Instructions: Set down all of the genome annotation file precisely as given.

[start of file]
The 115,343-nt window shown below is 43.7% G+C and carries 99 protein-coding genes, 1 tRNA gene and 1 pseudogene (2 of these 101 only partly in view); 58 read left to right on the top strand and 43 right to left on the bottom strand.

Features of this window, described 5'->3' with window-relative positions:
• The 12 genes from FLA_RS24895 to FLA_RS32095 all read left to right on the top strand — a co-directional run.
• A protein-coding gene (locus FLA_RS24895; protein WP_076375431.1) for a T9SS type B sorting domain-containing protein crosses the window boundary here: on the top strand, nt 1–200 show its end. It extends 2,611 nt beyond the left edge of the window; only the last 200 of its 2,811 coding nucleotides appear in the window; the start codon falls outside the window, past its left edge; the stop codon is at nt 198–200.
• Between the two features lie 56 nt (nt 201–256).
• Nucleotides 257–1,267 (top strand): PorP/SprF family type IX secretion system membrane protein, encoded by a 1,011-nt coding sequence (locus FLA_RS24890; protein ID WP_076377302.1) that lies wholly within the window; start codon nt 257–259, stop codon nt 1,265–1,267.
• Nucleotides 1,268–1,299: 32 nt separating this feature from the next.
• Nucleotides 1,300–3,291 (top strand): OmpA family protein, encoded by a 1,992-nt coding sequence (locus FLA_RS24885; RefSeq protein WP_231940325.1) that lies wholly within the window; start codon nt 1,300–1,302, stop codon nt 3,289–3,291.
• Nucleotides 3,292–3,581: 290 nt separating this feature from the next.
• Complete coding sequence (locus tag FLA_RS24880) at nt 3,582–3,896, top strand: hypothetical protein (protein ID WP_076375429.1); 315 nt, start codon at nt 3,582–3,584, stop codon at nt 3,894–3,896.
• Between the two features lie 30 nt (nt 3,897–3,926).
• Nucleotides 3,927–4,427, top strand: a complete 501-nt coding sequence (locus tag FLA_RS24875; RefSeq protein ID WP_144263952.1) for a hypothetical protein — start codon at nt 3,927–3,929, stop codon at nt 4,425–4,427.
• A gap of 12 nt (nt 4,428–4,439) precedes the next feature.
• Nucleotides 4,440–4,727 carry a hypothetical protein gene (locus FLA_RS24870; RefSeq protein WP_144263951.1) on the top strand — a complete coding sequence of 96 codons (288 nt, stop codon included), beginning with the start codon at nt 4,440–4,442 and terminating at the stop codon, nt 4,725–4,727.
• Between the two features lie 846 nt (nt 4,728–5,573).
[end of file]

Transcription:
The 115,343-nt window shown below is 43.7% G+C and carries 99 protein-coding genes, 1 tRNA gene and 1 pseudogene (2 of these 101 only partly in view); 58 read left to right on the top strand and 43 right to left on the bottom strand.

Features of this window, described 5'->3' with window-relative positions:
• The 12 genes from FLA_RS24895 to FLA_RS32095 all read left to right on the top strand — a co-directional run.
• A protein-coding gene (locus FLA_RS24895; protein WP_076375431.1) for a T9SS type B sorting domain-containing protein crosses the window boundary here: on the top strand, nt 1–200 show its end. It extends 2,611 nt beyond the left edge of the window; only the last 200 of its 2,811 coding nucleotides appear in the window; the start codon falls outside the window, past its left edge; the stop codon is at nt 198–200.
• Between the two features lie 56 nt (nt 201–256).
• Nucleotides 257–1,267 (top strand): PorP/SprF family type IX secretion system membrane protein, encoded by a 1,011-nt coding sequence (locus FLA_RS24890; protein ID WP_076377302.1) that lies wholly within the window; start codon nt 257–259, stop codon nt 1,265–1,267.
• Nucleotides 1,268–1,299: 32 nt separating this feature from the next.
• Nucleotides 1,300–3,291 (top strand): OmpA family protein, encoded by a 1,992-nt coding sequence (locus FLA_RS24885; RefSeq protein WP_231940325.1) that lies wholly within the window; start codon nt 1,300–1,302, stop codon nt 3,289–3,291.
• Nucleotides 3,292–3,581: 290 nt separating this feature from the next.
• Complete coding sequence (locus tag FLA_RS24880) at nt 3,582–3,896, top strand: hypothetical protein (protein ID WP_076375429.1); 315 nt, start codon at nt 3,582–3,584, stop codon at nt 3,894–3,896.
• Between the two features lie 30 nt (nt 3,897–3,926).
• Nucleotides 3,927–4,427, top strand: a complete 501-nt coding sequence (locus tag FLA_RS24875; RefSeq protein ID WP_144263952.1) for a hypothetical protein — start codon at nt 3,927–3,929, stop codon at nt 4,425–4,427.
• A gap of 12 nt (nt 4,428–4,439) precedes the next feature.
• Nucleotides 4,440–4,727 carry a hypothetical protein gene (locus FLA_RS24870; RefSeq protein WP_144263951.1) on the top strand — a complete coding sequence of 96 codons (288 nt, stop codon included), beginning with the start codon at nt 4,440–4,442 and terminating at the stop codon, nt 4,725–4,727.
• Between the two features lie 846 nt (nt 4,728–5,573).